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to be able to test fully we'll be able to see fully autonomous vehicles you go -- it's a process it's connected it's fully autonomous. this is a facility that can accommodate all people from all over the world we're seeing people come now >> so, governor, this is a technology in which a lot of companies, a lot of states are investing millions of dollars in, and i expect that -- or suspect that there would be a lot of ip generated from this self-driving car center that you are aiming to build in ohio. i mean, part of the whole trade thing with china is protecting that intellectual property it's something china is dedicated to developing on its own. how would you go about making sure that that ip is protected if not through the threat of
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tariffs and so on as the president is going down that road right now >> right well, isn't that part of the wto? isn't that why we let china in the wto? to say that there are rules of the road when you violate, you need to call them on it. i have my disagreements with the way that the chinese have stolen technology i also kind of wonder about when companies have gone to china were they under an illusion that china wasn't going to steal their things there's a little bit of responsibility on the part of the businesses that decide to go that may give up some of their secrets or where they are forced to cooperate with the chinese government these are serious issues the question is do you resolve this through a tit for tat imposition of tariffs? is that the best way to handle this i think the best way to handle this is through the wto.
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>> free and fair trade has resulted in the greatest improvement of the lives of people on the globe in the history of humanity. free and fair makes great sense. we ought to practice it. when we see unfair, take action. >> governor, thank you so much for the insights and the conversation it's almost obligatory for people like me to ask you, are you considering or could you -- >> i don't know. i don't know >> wait until he asks. >> let's just cut it off there i don't know i know what you are going -- what do you think i just fell of the turn ip truck? >> i will take i don't know. >> i don't know what i'm going to do. i honestly don't when i do know, you'll be one of the first couple million to be told >> okay. okay >> noncommitmental on all respects.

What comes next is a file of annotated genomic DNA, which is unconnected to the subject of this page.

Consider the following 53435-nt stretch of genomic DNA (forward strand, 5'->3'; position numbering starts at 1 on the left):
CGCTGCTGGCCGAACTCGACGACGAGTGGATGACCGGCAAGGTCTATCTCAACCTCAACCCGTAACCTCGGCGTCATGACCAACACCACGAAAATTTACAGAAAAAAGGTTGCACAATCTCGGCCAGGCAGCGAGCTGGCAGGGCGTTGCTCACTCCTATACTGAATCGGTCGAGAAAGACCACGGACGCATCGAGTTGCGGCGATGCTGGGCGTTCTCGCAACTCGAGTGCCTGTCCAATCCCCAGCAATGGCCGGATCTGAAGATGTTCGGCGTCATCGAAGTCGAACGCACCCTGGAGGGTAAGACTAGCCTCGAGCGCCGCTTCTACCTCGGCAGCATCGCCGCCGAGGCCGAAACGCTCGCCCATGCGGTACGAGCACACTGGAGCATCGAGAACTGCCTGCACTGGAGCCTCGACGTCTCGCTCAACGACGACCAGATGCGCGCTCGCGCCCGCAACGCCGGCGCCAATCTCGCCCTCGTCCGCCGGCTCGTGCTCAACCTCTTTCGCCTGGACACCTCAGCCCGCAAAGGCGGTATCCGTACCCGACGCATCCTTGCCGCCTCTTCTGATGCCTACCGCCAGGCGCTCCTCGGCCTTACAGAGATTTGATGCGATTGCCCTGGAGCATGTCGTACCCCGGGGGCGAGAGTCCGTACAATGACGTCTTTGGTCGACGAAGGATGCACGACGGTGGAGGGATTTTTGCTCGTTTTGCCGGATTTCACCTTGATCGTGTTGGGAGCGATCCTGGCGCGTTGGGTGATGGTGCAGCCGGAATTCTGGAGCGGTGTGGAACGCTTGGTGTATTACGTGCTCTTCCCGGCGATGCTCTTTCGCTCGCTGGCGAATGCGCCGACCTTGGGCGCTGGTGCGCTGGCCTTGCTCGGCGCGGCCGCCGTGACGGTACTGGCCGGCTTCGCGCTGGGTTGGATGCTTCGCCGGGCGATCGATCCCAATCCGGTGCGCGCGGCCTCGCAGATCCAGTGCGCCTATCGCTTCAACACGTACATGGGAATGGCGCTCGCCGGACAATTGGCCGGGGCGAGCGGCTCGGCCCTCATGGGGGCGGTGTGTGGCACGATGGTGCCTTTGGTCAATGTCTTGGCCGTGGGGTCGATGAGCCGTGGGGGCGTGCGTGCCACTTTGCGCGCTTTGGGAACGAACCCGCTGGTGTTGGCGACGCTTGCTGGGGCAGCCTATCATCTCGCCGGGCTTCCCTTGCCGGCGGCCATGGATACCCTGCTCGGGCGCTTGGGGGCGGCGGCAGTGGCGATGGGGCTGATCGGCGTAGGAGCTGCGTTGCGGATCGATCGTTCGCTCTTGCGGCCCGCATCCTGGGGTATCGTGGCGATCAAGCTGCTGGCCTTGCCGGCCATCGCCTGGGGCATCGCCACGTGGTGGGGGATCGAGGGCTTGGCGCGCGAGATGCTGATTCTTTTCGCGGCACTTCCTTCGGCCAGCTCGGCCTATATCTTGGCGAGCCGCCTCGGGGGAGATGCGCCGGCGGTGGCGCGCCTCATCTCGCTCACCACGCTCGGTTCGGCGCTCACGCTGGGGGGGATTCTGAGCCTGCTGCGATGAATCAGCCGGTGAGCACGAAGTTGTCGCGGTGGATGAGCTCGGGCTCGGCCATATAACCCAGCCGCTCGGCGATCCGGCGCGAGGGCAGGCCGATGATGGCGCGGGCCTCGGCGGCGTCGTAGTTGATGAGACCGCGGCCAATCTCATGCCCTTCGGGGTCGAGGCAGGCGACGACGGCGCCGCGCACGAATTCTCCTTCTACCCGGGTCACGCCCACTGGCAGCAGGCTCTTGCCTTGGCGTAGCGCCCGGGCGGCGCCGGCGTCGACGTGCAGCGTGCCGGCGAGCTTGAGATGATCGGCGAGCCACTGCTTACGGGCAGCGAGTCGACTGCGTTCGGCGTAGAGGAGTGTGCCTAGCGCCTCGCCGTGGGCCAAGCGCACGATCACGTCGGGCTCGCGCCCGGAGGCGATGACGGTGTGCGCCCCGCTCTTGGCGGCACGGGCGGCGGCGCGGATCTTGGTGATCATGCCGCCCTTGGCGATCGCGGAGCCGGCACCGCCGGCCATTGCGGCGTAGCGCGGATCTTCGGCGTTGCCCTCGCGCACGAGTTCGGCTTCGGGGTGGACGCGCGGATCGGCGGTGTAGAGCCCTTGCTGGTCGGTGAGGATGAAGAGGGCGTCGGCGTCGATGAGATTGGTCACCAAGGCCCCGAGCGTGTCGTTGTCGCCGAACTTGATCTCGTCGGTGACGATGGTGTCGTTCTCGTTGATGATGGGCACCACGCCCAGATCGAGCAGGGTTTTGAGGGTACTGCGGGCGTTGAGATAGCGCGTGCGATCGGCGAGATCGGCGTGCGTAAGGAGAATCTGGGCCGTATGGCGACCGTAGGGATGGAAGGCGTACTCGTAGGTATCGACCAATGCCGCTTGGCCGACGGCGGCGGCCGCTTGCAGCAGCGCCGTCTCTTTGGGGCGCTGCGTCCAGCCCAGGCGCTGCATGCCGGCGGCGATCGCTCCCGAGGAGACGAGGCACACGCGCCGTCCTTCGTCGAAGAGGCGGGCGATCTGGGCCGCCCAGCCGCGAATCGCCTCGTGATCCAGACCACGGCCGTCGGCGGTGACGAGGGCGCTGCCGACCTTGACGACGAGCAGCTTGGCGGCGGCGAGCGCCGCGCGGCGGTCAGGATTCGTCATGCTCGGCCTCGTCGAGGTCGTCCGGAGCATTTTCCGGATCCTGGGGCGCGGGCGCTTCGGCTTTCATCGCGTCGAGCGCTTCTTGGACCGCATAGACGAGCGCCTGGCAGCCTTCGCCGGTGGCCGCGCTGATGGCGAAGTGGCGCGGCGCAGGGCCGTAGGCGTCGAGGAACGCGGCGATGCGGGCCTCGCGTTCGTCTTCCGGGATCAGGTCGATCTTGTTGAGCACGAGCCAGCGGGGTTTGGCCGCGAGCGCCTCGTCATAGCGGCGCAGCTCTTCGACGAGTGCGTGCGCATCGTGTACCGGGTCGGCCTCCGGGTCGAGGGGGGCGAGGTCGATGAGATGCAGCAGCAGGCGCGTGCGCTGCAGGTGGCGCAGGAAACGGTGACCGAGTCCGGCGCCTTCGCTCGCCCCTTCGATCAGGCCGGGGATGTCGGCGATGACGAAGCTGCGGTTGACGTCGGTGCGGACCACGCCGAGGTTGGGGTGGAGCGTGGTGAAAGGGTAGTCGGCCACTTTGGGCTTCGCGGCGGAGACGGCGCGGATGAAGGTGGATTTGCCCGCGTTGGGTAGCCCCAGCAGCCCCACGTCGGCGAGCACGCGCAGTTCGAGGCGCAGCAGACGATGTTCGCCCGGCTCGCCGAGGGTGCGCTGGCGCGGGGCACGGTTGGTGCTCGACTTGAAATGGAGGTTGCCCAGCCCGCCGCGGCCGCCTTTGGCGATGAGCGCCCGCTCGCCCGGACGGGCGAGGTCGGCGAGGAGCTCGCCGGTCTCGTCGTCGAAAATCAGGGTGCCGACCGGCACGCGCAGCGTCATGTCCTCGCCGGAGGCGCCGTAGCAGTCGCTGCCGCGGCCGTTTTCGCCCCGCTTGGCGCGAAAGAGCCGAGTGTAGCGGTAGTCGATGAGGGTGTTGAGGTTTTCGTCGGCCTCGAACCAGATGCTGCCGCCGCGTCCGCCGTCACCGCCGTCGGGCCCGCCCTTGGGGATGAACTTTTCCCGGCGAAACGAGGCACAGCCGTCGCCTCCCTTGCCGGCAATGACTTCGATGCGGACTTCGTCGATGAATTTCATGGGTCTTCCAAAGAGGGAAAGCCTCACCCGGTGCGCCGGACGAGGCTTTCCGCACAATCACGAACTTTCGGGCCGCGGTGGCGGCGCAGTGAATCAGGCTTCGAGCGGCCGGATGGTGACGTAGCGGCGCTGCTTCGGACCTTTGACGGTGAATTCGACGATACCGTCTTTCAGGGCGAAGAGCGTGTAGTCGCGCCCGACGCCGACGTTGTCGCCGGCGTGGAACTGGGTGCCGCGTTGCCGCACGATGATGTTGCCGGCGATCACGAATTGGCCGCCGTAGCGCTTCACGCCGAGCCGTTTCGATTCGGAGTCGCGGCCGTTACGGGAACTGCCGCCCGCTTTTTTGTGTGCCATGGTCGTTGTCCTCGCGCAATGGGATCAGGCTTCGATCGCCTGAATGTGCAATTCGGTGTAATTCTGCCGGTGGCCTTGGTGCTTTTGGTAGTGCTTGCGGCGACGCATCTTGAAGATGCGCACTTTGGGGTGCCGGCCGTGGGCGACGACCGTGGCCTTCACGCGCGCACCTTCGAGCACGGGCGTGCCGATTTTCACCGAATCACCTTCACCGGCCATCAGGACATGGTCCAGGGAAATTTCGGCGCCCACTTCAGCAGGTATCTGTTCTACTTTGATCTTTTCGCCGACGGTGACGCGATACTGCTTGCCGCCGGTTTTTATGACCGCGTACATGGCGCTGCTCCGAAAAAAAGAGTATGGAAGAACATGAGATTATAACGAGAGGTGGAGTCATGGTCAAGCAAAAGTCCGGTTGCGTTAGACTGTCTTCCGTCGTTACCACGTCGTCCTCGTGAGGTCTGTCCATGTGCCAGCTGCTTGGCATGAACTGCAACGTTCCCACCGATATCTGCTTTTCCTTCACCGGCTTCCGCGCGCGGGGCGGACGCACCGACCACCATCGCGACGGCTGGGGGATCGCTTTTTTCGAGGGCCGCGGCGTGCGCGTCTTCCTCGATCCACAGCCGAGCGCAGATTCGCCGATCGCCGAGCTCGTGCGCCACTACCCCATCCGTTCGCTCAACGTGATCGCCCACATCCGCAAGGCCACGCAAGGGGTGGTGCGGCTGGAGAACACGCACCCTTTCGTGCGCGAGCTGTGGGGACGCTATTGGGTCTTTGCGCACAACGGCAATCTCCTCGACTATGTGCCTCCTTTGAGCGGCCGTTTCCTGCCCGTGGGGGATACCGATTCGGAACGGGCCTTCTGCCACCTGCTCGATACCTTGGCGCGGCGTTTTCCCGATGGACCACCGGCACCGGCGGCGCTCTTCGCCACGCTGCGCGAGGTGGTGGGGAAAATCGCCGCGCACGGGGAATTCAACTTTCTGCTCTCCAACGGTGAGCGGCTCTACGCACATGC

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>> thanks. thank you. >> we'll take it thank you, governor kasich >> thank you >> just moments ago, the president tweeted about drug prices stocks are already responding. leslie picker, what's the story? >> that's right. we're seeing response already from big pharmaceutical companies. namely pfizer, which was called out by the president in this tweet, which reads pfizer and others should be ashamed that they have raised drug prices for no reason. they are merely taking advantage of the poor and others unable to defend themselves while at the same time giving bargain basement prices to other countries in europe and elsewhere. we will respond now. pfizer reversing earlier gains in the sessions. you can see there back up about .3% for the day. clearly, took a dip after that tweet was published. guys, back to you. >> thanks very much. we appreciate that two big resignations rocking the u.k., as it prepares for brexit. what does it mean for that country's economy and for
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europe plus, we're continuing to track the big market rally the dow up now 280 points. power lunch will be right back hi!
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add an ipad to select packages for just $5 a month for 24 months. upgrade online now. a major bombshell. the country's foreign minister resigning just hours after the top brexit official quit how there's serious doubt about what kind of deal, if any, the u.k. will be able to make. wi wilford frost has been following the story.